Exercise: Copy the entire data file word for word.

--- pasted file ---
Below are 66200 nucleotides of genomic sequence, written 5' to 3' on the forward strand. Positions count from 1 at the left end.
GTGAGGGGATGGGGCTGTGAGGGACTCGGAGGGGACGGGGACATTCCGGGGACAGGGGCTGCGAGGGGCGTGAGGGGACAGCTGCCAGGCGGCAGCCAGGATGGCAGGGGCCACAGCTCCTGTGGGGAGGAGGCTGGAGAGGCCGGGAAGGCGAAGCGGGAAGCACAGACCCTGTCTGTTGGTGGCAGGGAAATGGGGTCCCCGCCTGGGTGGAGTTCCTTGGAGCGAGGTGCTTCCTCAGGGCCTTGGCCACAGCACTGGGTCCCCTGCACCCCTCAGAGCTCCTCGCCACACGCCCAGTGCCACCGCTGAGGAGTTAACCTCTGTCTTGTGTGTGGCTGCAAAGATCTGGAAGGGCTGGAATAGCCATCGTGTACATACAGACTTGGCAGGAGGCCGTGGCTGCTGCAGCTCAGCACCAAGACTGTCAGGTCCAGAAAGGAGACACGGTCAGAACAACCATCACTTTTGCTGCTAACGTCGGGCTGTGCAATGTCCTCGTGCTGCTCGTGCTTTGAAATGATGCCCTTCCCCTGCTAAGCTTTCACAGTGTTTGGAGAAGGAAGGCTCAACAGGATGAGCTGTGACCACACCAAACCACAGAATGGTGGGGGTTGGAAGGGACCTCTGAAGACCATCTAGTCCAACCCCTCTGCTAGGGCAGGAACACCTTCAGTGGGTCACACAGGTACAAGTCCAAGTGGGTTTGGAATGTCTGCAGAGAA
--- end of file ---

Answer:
Below are 66200 nucleotides of genomic sequence, written 5' to 3' on the forward strand. Positions count from 1 at the left end.
GTGAGGGGATGGGGCTGTGAGGGACTCGGAGGGGACGGGGACATTCCGGGGACAGGGGCTGCGAGGGGCGTGAGGGGACAGCTGCCAGGCGGCAGCCAGGATGGCAGGGGCCACAGCTCCTGTGGGGAGGAGGCTGGAGAGGCCGGGAAGGCGAAGCGGGAAGCACAGACCCTGTCTGTTGGTGGCAGGGAAATGGGGTCCCCGCCTGGGTGGAGTTCCTTGGAGCGAGGTGCTTCCTCAGGGCCTTGGCCACAGCACTGGGTCCCCTGCACCCCTCAGAGCTCCTCGCCACACGCCCAGTGCCACCGCTGAGGAGTTAACCTCTGTCTTGTGTGTGGCTGCAAAGATCTGGAAGGGCTGGAATAGCCATCGTGTACATACAGACTTGGCAGGAGGCCGTGGCTGCTGCAGCTCAGCACCAAGACTGTCAGGTCCAGAAAGGAGACACGGTCAGAACAACCATCACTTTTGCTGCTAACGTCGGGCTGTGCAATGTCCTCGTGCTGCTCGTGCTTTGAAATGATGCCCTTCCCCTGCTAAGCTTTCACAGTGTTTGGAGAAGGAAGGCTCAACAGGATGAGCTGTGACCACACCAAACCACAGAATGGTGGGGGTTGGAAGGGACCTCTGAAGACCATCTAGTCCAACCCCTCTGCTAGGGCAGGAACACCTTCAGTGGGTCACACAGGTACAAGTCCAAGTGGGTTTGGAATGTCTGCAGAGAA